CINCINNATI, OH (FOX19) - A judge has ruled against a northern Kentucky Catholic high school student in his lawsuit against the Northern Kentucky Health Department.
Jerome Kunkel, 18, sued after he wasn’t allowed to play basketball because he didn’t get the chicken pox vaccination for religious reasons. The judge ruled in favor of the health department Tuesday saying they can ban students who are not vaccinated from school and extra curricular activities.
The health department released the following statement in reaction to the ruling:
An outbreak of 32 cases of the chicken pox at Our Lady of the Sacred Heart and Assumption Academy prompted the health department to ban all students without proof of immunity from the school for 21 days.
The ban began after the last student or staff member contracted the virus.
Kunkel claimed the vaccine is against his beliefs because he believes it’s “derived from aborted fetal cells,” and calls that “immoral, illegal, and sinful.”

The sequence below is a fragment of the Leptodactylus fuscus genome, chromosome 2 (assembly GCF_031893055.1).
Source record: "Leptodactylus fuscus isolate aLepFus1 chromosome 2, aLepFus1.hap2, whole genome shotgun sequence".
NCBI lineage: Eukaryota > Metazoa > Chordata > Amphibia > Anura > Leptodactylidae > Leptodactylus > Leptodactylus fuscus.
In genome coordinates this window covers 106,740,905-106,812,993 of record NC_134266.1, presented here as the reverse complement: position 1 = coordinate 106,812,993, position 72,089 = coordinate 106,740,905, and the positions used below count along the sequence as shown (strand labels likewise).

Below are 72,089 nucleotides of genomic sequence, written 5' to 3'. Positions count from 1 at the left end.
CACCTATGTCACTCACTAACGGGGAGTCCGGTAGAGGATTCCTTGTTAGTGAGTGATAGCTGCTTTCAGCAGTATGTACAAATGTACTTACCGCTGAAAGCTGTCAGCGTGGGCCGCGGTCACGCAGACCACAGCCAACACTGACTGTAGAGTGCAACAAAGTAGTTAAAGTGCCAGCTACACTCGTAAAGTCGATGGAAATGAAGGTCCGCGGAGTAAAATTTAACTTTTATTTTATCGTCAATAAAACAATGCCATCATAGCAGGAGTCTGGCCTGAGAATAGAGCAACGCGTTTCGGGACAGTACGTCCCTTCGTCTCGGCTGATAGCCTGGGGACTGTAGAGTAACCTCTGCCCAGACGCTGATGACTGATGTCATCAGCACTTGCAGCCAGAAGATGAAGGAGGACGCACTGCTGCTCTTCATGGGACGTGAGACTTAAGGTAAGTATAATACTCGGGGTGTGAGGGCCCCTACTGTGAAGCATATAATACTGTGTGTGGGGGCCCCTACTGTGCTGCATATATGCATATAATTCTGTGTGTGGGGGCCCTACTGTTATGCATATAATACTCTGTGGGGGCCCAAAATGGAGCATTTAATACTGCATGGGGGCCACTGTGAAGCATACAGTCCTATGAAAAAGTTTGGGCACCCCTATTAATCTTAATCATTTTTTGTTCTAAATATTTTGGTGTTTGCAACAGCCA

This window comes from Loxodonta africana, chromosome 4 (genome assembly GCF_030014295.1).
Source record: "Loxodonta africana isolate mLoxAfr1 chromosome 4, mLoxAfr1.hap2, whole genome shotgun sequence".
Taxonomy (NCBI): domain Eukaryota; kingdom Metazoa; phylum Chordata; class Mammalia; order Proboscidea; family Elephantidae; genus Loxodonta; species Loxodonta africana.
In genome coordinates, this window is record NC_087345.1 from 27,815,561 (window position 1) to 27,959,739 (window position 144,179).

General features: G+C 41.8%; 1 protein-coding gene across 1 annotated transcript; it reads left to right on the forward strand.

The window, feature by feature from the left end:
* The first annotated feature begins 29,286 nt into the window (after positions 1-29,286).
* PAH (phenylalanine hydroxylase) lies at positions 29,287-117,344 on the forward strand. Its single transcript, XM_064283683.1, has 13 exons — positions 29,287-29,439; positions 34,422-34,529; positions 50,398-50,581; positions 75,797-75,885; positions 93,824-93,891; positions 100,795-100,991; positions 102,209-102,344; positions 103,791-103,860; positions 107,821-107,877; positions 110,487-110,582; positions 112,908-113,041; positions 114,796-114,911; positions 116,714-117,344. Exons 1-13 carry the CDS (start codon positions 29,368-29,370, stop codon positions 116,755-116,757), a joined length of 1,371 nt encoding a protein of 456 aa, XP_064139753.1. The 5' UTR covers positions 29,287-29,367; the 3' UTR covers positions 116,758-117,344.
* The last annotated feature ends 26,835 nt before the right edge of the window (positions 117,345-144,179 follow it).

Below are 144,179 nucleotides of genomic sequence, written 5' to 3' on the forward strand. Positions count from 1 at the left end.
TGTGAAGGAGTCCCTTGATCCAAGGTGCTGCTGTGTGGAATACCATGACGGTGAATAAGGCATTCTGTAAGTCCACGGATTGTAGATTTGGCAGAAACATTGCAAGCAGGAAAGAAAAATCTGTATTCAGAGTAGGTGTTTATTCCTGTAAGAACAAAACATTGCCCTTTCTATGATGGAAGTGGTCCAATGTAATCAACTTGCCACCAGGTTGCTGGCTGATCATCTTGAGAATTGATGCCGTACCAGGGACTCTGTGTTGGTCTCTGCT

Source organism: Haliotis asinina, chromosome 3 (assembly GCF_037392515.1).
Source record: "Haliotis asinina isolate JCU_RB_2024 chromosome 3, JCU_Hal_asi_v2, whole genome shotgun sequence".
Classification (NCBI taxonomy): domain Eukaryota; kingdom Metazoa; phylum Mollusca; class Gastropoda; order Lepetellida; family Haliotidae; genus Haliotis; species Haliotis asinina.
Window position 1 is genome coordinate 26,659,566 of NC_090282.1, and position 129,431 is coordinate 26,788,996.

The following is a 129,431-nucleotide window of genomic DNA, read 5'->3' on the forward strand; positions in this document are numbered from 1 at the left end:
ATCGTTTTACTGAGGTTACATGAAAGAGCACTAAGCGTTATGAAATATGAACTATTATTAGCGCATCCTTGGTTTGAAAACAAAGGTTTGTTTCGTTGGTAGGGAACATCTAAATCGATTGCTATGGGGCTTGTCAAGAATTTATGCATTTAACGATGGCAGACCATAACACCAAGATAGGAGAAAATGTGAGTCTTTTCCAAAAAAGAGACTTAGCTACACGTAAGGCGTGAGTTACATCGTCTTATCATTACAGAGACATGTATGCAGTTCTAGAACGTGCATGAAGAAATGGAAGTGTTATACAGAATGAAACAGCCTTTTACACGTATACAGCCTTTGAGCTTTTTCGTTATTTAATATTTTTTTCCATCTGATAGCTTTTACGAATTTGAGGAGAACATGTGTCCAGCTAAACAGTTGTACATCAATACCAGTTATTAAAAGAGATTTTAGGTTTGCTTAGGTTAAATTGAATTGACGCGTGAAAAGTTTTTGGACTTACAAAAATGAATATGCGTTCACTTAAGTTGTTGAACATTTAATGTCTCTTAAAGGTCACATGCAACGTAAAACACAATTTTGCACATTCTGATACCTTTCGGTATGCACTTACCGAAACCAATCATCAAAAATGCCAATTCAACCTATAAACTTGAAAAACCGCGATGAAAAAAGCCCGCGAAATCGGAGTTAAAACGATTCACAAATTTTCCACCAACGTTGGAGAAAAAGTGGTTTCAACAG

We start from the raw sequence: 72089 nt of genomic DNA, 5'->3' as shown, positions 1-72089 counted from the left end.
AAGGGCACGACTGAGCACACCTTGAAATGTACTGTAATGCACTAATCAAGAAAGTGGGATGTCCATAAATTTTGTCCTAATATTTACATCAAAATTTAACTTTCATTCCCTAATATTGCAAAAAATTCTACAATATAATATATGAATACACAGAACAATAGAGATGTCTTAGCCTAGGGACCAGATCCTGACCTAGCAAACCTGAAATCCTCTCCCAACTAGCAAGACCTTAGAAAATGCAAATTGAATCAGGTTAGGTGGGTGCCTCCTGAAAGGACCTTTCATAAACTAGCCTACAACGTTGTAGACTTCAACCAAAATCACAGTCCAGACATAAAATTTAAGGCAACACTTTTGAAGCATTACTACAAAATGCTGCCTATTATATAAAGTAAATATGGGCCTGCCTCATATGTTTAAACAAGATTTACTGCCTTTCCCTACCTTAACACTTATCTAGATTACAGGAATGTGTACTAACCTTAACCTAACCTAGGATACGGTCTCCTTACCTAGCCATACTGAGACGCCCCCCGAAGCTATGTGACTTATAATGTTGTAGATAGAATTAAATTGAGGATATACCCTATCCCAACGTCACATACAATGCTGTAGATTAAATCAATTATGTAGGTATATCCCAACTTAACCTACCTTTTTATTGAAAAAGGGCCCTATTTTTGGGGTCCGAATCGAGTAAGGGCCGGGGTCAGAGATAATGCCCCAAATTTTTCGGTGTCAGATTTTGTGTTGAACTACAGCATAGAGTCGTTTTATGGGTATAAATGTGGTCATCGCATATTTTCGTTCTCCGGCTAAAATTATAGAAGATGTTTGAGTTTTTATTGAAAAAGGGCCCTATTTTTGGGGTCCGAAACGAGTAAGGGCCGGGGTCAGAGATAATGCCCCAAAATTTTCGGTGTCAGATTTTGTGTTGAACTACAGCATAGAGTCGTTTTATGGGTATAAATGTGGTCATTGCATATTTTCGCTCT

The National Catholic Bioethics Center says the vaccine is OK because it doesn’t actually contain aborted cells.
Kunkel, a senior at Assumption Academy, has been out of school since March 15.
The lawsuit claimed that Our Lady of the Sacred Heart is an elementary school across the street from Assumption, and that no cases have been confirmed at Assumption.
In addition, the lawsuit claimed that in February, after a couple of cases had popped up at Our Lady of the Sacred Heart, Assumption’s principal was informed by the NKY Health Department that no one in the school could participate or attend extra curricular activities unless they were tested and it was determined they were immune to chicken pox.
His attorney claimed Kunkel was discriminated against and ‘targeted’ because of his religious beliefs.
He asked the court to enter an injunction so every child without the vaccination can return to school, calling the health department’s decision an abuse of office.
Prosecutors disagreed, saying Kunkel’s right to practice religion doesn’t give him, or any of the other students, a right to put others at risk.
Read the judge’s complete ruling below: